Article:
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G.O.P.’s No-Tax Stance Is Outside Political Mainstream

The back-and-forth of the debt limit negotiations can be perplexing. But the facts driving the debate are quite straightforward. Any deal, or any workaround to a deal, will need to be approved by a majority of the House of Representatives. The Republicans in the House of Representatives are extremely conservative on fiscal matters and are significantly out of step with the public as a whole. Given that Democrats continue to control the Senate and the White House, and that their votes may be necessary in the House as well, this makes compromise nearly impossible.

Consider, for example, the poll that Gallup released today, which asked Americans whether they prefer tax increases or spending cuts as part of a deal. Preferences were weighted toward spending cuts:

Few Americans, however, take the view that spending cuts alone should be made in a deal, with no tax increases at all. In fact, only 26 percent of the Republican voters surveyed in Gallup’s poll took that position, along with 20 percent of voters overall.

We can also use the Gallup poll to tease out what mix of tax increases and spending cuts the public would like to see in a deal. Assume that the people who told Gallup that they wanted “mostly” cuts would prefer a 3-to-1 ratio of spending reductions to tax increases, and that those who said they wanted mostly tax increases would prefer a 3-to-1 ratio in the opposite direction. (The other choices that Gallup provided in the poll — an equal mix of tax increases and spending cuts or a deal that consisted entirely of one or the other — are straightforward to interpret.)

The average Republican voter, based on this data, wants a mix of 26 percent tax increases to 74 percent spending cuts. The average independent voter prefers a 34-to-66 mix, while the average Democratic voter wants a 46-to-54 mix:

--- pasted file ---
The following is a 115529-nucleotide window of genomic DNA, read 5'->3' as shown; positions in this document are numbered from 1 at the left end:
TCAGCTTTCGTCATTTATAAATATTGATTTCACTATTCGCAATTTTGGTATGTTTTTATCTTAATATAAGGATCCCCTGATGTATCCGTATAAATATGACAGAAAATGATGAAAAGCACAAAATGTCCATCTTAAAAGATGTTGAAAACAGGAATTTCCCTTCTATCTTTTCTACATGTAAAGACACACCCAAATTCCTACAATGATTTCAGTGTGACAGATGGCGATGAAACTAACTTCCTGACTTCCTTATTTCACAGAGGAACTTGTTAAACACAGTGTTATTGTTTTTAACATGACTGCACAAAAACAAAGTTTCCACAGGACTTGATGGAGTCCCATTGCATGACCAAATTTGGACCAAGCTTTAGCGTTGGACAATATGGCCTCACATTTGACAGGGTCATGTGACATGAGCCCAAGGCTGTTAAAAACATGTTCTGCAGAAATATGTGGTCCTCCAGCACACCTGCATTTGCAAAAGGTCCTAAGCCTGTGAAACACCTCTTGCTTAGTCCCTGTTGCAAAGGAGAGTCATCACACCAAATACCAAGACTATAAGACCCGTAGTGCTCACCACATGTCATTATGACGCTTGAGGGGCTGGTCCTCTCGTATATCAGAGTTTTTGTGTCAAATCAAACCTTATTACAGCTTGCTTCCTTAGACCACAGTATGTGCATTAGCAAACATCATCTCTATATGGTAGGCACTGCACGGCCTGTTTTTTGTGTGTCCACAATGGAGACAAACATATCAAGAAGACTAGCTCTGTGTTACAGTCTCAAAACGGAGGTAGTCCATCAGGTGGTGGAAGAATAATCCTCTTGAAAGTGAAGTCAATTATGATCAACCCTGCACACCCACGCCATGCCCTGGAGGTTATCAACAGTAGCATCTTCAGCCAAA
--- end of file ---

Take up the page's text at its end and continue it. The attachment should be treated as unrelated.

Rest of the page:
Now consider the positions of the respective parties to the negotiation. One framework that President Obama has offered, which would reduce the debt by a reported $2 trillion, contains a mix of about 17 percent tax increases to 83 percent spending cuts. Another framework, which would aim for twice the debt reduction, has been variously reported as offering a 20-to-80 or 25-to-75 mix.

With the important caveat that the accounting on both the spending and tax sides can get tricky, this seems like an awfully good deal for Republicans. Much to the chagrin of many Democrats, the mix of spending cuts and tax increases that Mr. Obama is offering is quite close to, or perhaps even a little to the right of, what the average Republican voter wants, let alone the average American.

However, all but 7 Republicans in the House of Representatives, or 97 percent of them, have signed the pledge of Grover Norquist’s Americans for Tax Reform stating that any net tax increases are unacceptable. One might have believed this to be simply a negotiating position. But the proposal that Senate Republican leader Mitch McConnell floated yesterday, which would give up on striking a deal and instead rely on some procedural gymnastics to burden Mr. Obama with having to raise the debt ceiling, suggests otherwise. Republicans in the House really may be of the view that a deal with a 3:1 or 4:1 or 5:1 ratio of spending cuts to tax increases is worse than none at all.

If we do take the Republicans’ no-new-taxes position literally, it isn’t surprising that the negotiations have broken down. Consider that, according to the Gallup poll, Republican voters want the deal to consist of 26 percent tax increases, and Democratic voters 46 percent — a gap of 20 percentage points. If Republicans in the House insist upon zero tax increases, there is a larger ideological gap between House Republicans and Republican voters than there is between Republican voters and Democratic ones.

It would be foolish, in my view, to render any overly specific predictions about how the negotiations are likely to be resolved. But I would put greater weight on scenarios that would involve House Republicans not having to violate the pledge they signed to Mr. Norquist, including an end-around like Mr. McConnell’s — or even a failure to raise the debt ceiling at all, resulting in some combination of a debt default, a government shutdown, and a Constitutional crisis.

If a deal were to occur, it would probably have to be revenue-neutral. There is still some possibility of this because there are some tax reductions that many Democrats in Congress would support on their own merits — for example, cuts to the payroll tax, which could have a stimulative effect, in exchange for the closing of tax loopholes elsewhere.

But the House Republicans are very unlikely to capitulate on their no-tax pledge. And Democrats have little reason to capitulate either: they are on the right side of public opinion.

Nate Silver is the founder and editor in chief of FiveThirtyEight.